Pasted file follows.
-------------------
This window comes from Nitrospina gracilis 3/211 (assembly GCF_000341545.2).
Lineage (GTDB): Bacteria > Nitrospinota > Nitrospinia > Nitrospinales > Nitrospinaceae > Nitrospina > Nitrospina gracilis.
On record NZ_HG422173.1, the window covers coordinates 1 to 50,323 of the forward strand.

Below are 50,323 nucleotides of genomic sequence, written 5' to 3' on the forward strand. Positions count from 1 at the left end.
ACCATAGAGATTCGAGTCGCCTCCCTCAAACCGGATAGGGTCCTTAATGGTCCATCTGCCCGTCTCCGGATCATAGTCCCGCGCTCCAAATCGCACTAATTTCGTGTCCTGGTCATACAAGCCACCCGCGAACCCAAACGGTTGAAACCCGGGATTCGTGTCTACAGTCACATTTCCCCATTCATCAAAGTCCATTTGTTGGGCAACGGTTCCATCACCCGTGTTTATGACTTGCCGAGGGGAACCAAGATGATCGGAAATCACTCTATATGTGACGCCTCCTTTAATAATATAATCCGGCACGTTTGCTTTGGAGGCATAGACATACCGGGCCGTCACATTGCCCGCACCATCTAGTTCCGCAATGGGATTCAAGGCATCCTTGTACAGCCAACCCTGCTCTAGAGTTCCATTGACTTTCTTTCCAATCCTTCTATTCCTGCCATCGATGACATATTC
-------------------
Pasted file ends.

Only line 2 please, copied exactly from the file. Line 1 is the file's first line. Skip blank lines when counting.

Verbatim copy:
Lineage (GTDB): Bacteria > Nitrospinota > Nitrospinia > Nitrospinales > Nitrospinaceae > Nitrospina > Nitrospina gracilis.